Since its creation in the late 1980s, quartz (an industry term for engineered stone) has been used in custom home building and improvement. The engineered stone’s durability and fashionable element has prompted it to become a popular material used in kitchens and bathrooms. While the manufacturing of the stone has been attributed to a fast-growing industry, the workers who fabricate and install quartz onto kitchen and bathroom surfaces are at risk of exposure to silica dust, and in turn, silicosis. In recent years, several engineered stone workers who have fallen ill with the disease have filed suit against their former employers, citing negligence and a failure to protect.
What is Silicosis?
Silicosis is a progressive lung disease that is caused by inhaling crystalline silica. As the oldest occupational respiratory disease, U.S. manual labor workers are most commonly diagnosed with silicosis as a result of exposure to materials with high silica content. This is especially true for workers who cut and polish engineered stone like “quartz”. By regularly breathing in silica dust, the lungs are physically damaged, making it difficult for individuals to breathe efficiently. Other symptoms victims of silicosis can experience include:
- Persistent cough
- Excess mucus
- Chest pain
- Bodily weakness
Unfortunately, the symptoms of silicosis may increase in severity due to the gradual nature of the disease. Contracting silicosis may also leave individuals prone to developing other illnesses such as lung cancer and tuberculosis. While the limited treatment options for silicosis yield discouraging prospects of overcoming the diagnosis, effective prevention methods do exist. The installation of dust controllers and air monitors as well as the use of wet cutting methods, are a few of the many ways engineered stone companies may guarantee the safety and health of their workers. Despite knowledge of this, businesses have neglected to adopt such measures, and instead have been responsible for the illness of many confirmed engineered stone fabrication workers across several states.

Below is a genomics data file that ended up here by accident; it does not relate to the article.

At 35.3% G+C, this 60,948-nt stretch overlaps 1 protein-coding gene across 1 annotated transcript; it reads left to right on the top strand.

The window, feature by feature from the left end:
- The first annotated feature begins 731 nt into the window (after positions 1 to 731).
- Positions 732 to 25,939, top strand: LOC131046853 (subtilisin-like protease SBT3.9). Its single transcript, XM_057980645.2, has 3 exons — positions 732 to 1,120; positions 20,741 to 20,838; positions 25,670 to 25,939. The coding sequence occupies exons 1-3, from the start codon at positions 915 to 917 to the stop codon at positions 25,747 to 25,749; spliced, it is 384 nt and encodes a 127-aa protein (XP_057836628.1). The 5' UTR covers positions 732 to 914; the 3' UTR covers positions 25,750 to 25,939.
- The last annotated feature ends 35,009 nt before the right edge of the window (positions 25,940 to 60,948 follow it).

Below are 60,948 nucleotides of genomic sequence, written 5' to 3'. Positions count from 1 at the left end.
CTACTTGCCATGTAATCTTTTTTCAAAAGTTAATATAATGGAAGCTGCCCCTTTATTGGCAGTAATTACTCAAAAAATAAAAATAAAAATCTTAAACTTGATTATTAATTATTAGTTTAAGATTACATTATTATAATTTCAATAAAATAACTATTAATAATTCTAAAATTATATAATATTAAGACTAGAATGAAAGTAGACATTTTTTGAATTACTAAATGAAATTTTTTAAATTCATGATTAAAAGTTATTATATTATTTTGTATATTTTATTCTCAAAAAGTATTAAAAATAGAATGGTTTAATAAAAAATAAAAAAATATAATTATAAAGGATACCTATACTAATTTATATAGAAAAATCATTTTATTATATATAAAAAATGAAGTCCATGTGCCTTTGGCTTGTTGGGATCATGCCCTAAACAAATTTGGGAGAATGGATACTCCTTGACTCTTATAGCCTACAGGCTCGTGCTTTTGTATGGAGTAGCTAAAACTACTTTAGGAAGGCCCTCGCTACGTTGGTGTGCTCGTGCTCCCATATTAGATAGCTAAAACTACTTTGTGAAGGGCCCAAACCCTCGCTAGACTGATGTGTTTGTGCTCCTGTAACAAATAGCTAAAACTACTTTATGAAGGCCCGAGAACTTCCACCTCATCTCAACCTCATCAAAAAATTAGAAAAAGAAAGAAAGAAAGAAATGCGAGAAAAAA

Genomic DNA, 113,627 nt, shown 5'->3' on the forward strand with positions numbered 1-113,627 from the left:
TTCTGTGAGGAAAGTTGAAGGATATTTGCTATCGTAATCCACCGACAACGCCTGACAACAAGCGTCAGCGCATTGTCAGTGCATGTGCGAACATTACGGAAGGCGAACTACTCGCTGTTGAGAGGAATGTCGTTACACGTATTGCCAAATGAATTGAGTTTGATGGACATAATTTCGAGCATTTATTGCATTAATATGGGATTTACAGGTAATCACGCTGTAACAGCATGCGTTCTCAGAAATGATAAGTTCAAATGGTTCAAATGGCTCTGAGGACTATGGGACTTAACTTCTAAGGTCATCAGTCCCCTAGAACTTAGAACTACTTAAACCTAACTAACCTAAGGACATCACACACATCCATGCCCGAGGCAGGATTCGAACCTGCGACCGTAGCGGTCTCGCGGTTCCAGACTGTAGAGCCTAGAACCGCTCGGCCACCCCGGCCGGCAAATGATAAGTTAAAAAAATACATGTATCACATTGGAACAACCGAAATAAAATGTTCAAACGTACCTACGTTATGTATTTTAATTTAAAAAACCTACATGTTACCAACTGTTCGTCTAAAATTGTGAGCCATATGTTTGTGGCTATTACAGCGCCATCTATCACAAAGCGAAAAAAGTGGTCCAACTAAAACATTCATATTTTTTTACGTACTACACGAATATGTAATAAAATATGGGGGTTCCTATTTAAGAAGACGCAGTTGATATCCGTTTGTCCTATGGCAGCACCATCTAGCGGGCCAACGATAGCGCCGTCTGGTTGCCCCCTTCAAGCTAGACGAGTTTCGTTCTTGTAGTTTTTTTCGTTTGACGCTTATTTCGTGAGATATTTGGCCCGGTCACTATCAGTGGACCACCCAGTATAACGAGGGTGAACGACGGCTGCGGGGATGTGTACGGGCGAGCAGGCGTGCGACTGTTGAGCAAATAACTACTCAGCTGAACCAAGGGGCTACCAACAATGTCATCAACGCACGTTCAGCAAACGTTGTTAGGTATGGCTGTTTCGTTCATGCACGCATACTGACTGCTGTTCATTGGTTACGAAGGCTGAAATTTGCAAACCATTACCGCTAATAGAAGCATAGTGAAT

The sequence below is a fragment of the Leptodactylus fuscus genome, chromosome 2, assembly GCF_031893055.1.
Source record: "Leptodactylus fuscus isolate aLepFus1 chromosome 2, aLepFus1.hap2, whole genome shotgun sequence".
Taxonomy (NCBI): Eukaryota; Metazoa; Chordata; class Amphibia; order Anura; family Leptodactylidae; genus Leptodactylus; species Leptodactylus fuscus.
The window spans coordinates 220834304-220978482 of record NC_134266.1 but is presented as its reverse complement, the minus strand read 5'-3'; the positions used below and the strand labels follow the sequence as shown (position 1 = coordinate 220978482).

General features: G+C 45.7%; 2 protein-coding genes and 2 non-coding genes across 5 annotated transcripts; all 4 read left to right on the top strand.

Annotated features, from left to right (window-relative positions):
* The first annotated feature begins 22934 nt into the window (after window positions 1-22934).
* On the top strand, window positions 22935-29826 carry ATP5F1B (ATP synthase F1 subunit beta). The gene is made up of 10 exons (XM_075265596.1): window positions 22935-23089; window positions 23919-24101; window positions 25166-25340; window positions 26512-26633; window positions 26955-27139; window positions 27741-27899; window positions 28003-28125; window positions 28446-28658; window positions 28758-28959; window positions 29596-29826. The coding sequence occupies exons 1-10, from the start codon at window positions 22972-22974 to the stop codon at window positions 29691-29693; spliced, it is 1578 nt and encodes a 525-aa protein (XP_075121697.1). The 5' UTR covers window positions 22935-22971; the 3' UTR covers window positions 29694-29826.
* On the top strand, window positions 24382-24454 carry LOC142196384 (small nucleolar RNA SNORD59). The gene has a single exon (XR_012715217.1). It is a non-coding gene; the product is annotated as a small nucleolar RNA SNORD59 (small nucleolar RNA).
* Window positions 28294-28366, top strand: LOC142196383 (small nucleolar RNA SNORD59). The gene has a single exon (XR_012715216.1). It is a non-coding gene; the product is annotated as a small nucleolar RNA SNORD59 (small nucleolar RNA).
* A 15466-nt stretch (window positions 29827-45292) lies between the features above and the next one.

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Ublester Rodriguez: A Case Study
With the support of newly emerging research, more individuals with silicosis have been willing to file suit against employers who fail to provide safe working environments, and neglect to inform workers of the dangers that encompass their jobs as stone cutters. This is addressed in an investigative report conducted by NPR on silicosis in U.S. engineered stone workers.
The main subject of NPR’s in-depth article is Ublester Rodriguez, the first person known to have fallen ill with silicosis in the United States after exposure to dust from engineered stone. Rodriguez, 42, was tasked for years with cutting and polishing engineered stone to fit kitchen and bathroom countertops. By being exposed to silica dust through working conditions that are less than ideal, Rodriguez’s lungs deteriorated to a point where a transplant is needed to keep him alive.
While at work, Rodriguez recalls being surrounded by dust from dry-cutting engineered stone. Although the company he worked for changed the practice years later, Rodriguez and his co-workers were not required to cut stone using water. Instead, slabs for countertops were cut dry. This practice intensifies the accumulation of silica dust in the warehouse, making all workers vulnerable to breathing in physically damaging particles. Though quartz requires precaution when handling it, it seems that the risk of silicosis arises not only from the material itself, but from an entire industry’s lack of accountability.
How the Engineered Stone Industry Fails Its Workers
Ublester Rodriguez first learned what crystalline silica was when his doctor diagnosed him with silicosis. Even though quartz is composed of up to 90% crystalline silica, he was neither informed of the contents of the stone, nor of its relevant health implications. Rodriguez’s employers neglected to keep him safe.
The failure to provide a safe working environment is apparent in the lack of adequate safety procedures and equipment. While Rodriguez was fit-tested for a sandblasting respirator in 2002, he and his co-workers operated for years using simple face masks to ward off dust. They had already been exposed to high levels of silica. Despite the presence of sandblasting respirators, government regulations require their use as a last resort, only. Preventative measures such as the use of HEPA-filtered vacuums and water are deemed primary sources of protection. Without the availability of such equipment, sandblasting respirators prove to be futile.
What Can Be Done?
With decreased mobility and difficulty breathing, Ublester Rodriguez is now limited in what he can do as a father, not only in monetarily providing for his children, but in physically supporting them too. His ability to fight back against an incurable disease declines every day. But what he has effectively done is come forward with his story, as to ensure that no other engineered stone worker is subjected to the same dangerous working environment and exposure to silica.
How We Help Silicosis Victims
Seek justice with the help of our experienced attorneys. Our Dallas, Texas silicosis law firm has battled corporate giants on behalf of individuals like you for 20 years, aggressively fighting those responsible for dangerous materials and the personal injury and lung diseases they caused. If you have suffered catastrophic injury or loss resulting from dangerous products, we can help.